Blockchain analysis company, Chainalysis, recently published the first ever Geography of Cryptocurrency Report. This report showcases how patterns of crypto usage vary across the world. The report includes data relating to scams in the African region. Chainalysis provides data and analysis to government agencies, exchanges, and financial institutions across 40 countries.
The data states that scams make up a lower share of illicit activity in Africa, when compared to other regions. What Chainalysis regards as illicit activity makes up about 1.4% of all African crypto activity by volume, which is about average compared to other regions in the report. Chainalysis mentions a number of scams in the African region, including the highly suspicious Mirror Trading International (MTI).
The data suggests MyMTIClub has grown to become the dominant scam in the African region. Chainalysis claims that MTI defraud victims by claiming they can grow customers’ Bitcoin deposits through algorithmic trading.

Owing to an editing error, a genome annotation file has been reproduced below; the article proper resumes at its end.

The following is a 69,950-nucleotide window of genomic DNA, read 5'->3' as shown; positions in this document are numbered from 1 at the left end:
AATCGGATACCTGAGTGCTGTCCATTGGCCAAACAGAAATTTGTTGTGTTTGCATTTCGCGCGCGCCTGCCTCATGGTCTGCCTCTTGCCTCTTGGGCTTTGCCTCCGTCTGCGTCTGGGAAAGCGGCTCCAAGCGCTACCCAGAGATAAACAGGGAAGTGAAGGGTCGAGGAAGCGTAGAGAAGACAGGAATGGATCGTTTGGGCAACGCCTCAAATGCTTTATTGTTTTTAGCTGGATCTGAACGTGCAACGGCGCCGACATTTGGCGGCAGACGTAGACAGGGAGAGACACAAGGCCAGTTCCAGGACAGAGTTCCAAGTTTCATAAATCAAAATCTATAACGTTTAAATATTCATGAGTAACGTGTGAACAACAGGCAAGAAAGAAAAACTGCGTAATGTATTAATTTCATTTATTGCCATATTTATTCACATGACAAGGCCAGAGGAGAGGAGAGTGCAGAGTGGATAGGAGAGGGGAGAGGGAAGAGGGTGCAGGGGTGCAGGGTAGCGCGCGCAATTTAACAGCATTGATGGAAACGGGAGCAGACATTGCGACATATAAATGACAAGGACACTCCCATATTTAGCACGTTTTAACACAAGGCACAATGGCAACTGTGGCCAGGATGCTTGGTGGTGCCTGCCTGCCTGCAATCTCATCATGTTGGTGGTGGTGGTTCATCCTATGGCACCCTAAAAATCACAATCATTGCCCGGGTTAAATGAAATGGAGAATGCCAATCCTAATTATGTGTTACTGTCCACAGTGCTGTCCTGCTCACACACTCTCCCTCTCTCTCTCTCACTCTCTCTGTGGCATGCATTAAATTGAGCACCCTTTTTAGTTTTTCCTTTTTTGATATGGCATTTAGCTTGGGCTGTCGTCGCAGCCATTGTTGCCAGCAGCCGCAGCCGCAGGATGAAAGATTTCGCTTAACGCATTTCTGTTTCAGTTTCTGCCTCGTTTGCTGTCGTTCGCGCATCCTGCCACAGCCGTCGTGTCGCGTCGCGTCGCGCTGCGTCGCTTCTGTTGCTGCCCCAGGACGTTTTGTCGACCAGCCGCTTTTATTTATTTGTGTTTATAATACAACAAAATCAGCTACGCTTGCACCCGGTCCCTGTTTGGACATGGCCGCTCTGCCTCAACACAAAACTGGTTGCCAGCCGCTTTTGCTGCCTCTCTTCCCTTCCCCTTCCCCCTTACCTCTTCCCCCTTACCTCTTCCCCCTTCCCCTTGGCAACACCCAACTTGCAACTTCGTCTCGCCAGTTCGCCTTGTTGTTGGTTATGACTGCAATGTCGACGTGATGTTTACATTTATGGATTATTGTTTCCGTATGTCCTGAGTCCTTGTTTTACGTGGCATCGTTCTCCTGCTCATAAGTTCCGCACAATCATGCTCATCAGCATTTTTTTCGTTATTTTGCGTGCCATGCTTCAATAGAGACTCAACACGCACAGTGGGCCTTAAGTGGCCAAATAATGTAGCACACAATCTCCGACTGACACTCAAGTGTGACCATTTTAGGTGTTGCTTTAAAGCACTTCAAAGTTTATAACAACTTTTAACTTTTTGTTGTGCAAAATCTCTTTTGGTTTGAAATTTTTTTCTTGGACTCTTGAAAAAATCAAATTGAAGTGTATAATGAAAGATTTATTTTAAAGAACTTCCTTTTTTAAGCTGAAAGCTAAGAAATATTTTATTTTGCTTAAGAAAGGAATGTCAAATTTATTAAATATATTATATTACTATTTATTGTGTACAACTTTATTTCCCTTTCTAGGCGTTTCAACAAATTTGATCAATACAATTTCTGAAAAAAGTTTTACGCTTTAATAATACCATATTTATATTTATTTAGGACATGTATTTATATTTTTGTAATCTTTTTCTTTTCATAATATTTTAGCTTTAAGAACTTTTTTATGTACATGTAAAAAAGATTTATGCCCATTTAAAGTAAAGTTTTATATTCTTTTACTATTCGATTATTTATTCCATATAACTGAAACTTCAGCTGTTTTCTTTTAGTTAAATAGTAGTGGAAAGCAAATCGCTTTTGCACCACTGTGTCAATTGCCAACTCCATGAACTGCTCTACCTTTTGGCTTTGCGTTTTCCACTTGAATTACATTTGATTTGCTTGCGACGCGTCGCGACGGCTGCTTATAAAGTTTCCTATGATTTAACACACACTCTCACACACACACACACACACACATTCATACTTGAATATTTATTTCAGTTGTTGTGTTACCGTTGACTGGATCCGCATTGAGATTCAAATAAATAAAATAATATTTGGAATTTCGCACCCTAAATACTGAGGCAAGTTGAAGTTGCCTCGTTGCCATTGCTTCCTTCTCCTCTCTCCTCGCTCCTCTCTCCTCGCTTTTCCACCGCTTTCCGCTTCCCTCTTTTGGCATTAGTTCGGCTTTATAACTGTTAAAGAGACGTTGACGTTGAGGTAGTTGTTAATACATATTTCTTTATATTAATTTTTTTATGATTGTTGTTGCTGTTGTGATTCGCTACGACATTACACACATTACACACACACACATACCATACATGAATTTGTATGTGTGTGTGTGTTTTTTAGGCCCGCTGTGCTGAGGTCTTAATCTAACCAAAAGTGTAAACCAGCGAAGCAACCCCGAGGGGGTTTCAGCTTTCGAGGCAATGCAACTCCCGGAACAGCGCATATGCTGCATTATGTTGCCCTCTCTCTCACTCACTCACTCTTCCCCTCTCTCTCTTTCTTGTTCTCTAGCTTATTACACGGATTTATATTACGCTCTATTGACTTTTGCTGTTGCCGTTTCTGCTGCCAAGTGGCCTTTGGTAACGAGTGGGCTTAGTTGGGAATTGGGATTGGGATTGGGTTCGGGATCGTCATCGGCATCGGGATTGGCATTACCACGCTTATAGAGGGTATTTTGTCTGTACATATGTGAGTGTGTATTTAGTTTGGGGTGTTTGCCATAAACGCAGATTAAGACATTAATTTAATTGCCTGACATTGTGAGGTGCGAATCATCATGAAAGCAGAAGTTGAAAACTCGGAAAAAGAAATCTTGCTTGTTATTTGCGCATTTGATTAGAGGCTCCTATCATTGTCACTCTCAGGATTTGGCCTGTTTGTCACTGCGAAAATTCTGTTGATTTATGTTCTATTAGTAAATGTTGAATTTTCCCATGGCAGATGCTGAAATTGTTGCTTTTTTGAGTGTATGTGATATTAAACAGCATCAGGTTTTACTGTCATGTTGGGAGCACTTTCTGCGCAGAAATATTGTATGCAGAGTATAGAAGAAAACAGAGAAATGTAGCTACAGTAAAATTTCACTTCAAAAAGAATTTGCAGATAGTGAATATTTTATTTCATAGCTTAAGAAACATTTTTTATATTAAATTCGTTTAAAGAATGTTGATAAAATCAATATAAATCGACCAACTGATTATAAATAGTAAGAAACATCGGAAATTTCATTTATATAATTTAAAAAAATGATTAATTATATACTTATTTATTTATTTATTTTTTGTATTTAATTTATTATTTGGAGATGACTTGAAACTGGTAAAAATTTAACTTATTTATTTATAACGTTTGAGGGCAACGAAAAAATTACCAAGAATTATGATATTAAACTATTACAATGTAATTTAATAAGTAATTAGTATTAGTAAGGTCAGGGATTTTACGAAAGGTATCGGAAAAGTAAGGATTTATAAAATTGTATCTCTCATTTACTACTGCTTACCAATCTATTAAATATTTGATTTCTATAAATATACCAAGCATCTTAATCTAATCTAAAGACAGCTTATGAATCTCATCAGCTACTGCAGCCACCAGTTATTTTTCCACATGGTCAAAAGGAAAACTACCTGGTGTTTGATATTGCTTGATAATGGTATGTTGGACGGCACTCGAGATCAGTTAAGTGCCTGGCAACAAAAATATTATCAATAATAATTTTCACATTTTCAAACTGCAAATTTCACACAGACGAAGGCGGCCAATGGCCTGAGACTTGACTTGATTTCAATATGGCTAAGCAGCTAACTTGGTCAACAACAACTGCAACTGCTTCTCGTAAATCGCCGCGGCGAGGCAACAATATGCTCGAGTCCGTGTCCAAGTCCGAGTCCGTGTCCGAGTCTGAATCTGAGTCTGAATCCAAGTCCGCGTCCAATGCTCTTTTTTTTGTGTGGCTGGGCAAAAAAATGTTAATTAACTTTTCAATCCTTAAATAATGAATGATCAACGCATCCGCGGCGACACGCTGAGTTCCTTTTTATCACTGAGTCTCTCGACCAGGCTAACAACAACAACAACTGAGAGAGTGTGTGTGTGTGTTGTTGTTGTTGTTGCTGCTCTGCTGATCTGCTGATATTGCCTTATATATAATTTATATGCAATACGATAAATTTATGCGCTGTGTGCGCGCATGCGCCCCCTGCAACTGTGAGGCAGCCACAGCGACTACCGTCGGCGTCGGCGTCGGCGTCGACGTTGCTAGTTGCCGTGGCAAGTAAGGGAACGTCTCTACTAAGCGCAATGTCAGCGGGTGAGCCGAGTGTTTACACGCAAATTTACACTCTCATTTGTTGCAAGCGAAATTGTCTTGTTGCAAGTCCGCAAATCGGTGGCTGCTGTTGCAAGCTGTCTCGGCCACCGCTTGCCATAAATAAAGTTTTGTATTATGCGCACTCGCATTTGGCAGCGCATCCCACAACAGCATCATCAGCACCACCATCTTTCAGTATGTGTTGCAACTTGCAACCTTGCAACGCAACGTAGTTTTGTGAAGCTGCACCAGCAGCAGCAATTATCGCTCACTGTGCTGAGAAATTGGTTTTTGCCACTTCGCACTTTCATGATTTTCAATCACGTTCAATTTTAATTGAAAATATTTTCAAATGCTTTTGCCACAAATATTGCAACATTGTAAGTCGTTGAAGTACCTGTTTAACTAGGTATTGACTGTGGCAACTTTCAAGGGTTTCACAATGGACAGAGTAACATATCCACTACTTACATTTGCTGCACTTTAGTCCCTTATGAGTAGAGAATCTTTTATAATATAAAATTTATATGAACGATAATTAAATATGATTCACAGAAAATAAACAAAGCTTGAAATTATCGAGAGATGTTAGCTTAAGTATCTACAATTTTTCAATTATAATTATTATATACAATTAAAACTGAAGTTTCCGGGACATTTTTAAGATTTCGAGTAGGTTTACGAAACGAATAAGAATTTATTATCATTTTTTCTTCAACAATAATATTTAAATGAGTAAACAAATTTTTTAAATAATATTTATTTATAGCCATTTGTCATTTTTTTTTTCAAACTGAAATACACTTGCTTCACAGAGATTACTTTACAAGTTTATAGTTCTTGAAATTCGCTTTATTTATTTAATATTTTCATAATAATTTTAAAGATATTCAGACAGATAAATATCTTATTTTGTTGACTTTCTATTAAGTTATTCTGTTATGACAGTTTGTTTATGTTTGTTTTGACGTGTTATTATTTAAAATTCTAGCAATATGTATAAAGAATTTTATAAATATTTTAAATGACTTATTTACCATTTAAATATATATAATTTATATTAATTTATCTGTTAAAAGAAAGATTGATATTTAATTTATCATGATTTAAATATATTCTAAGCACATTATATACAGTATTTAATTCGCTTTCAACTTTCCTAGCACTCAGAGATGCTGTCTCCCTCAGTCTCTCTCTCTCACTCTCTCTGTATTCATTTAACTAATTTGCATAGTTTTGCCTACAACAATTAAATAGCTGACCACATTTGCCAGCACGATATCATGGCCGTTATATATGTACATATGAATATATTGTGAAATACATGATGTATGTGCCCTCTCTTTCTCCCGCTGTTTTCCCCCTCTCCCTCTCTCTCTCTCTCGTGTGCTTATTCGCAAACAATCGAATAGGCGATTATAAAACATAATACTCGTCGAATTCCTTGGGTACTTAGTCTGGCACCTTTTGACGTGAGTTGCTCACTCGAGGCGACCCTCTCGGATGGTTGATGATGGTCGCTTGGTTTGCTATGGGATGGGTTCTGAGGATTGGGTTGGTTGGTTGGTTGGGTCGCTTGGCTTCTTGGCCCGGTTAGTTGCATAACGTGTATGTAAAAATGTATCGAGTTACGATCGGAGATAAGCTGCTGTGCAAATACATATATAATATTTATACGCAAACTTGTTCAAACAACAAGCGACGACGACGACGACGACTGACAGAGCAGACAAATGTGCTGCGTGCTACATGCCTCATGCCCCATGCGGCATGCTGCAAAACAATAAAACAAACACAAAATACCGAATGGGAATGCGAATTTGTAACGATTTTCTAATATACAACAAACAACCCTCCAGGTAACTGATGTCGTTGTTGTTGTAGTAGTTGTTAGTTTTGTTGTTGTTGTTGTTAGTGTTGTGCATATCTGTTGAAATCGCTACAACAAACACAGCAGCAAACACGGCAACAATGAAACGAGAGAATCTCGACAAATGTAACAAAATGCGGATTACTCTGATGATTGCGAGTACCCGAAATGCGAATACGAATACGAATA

Value sent from the African region to MTI has increased explosively during the beginning of 2020, from about $1 million in January 2020 to about $8 million in June 2020. These figures suggest that the value sent from Africa to MTI would continue to increase from the highs seen in June 2020.
The informative Chainalysis report also outlines key activity levels across the globe, and further highlights the growing global nature of cryptocurrency. In particular, the growth of cryptocurrency activity in developing regions, and in Africa, is not to be ignored. The Chainalysis report outlines that cryptocurrency scams aren’t as prevalent in Africa as they are in other regions, but that’s no reason to be less cautious.